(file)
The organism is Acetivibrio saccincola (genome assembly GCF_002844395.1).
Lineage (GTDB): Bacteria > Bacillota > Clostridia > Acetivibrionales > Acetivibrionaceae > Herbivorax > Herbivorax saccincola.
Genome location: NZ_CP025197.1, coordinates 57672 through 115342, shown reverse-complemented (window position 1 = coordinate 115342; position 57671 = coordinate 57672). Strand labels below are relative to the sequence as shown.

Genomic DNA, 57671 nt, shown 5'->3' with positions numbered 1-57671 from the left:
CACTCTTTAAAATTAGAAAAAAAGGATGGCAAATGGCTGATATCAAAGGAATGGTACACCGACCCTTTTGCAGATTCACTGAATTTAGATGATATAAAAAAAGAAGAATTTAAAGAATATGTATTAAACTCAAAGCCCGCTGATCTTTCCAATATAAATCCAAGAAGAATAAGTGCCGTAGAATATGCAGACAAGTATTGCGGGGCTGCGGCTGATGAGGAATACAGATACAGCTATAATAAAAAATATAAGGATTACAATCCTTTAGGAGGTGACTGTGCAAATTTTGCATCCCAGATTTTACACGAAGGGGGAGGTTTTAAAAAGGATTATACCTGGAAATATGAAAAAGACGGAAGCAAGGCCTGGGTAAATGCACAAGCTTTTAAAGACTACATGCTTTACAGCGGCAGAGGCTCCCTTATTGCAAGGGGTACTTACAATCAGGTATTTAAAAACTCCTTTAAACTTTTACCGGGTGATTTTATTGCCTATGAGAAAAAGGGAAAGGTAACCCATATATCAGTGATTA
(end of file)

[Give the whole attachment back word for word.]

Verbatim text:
The organism is Acetivibrio saccincola (genome assembly GCF_002844395.1).
Lineage (GTDB): Bacteria > Bacillota > Clostridia > Acetivibrionales > Acetivibrionaceae > Herbivorax > Herbivorax saccincola.
Genome location: NZ_CP025197.1, coordinates 57672 through 115342, shown reverse-complemented (window position 1 = coordinate 115342; position 57671 = coordinate 57672). Strand labels below are relative to the sequence as shown.

Genomic DNA, 57671 nt, shown 5'->3' with positions numbered 1-57671 from the left:
CACTCTTTAAAATTAGAAAAAAAGGATGGCAAATGGCTGATATCAAAGGAATGGTACACCGACCCTTTTGCAGATTCACTGAATTTAGATGATATAAAAAAAGAAGAATTTAAAGAATATGTATTAAACTCAAAGCCCGCTGATCTTTCCAATATAAATCCAAGAAGAATAAGTGCCGTAGAATATGCAGACAAGTATTGCGGGGCTGCGGCTGATGAGGAATACAGATACAGCTATAATAAAAAATATAAGGATTACAATCCTTTAGGAGGTGACTGTGCAAATTTTGCATCCCAGATTTTACACGAAGGGGGAGGTTTTAAAAAGGATTATACCTGGAAATATGAAAAAGACGGAAGCAAGGCCTGGGTAAATGCACAAGCTTTTAAAGACTACATGCTTTACAGCGGCAGAGGCTCCCTTATTGCAAGGGGTACTTACAATCAGGTATTTAAAAACTCCTTTAAACTTTTACCGGGTGATTTTATTGCCTATGAGAAAAAGGGAAAGGTAACCCATATATCAGTGATTA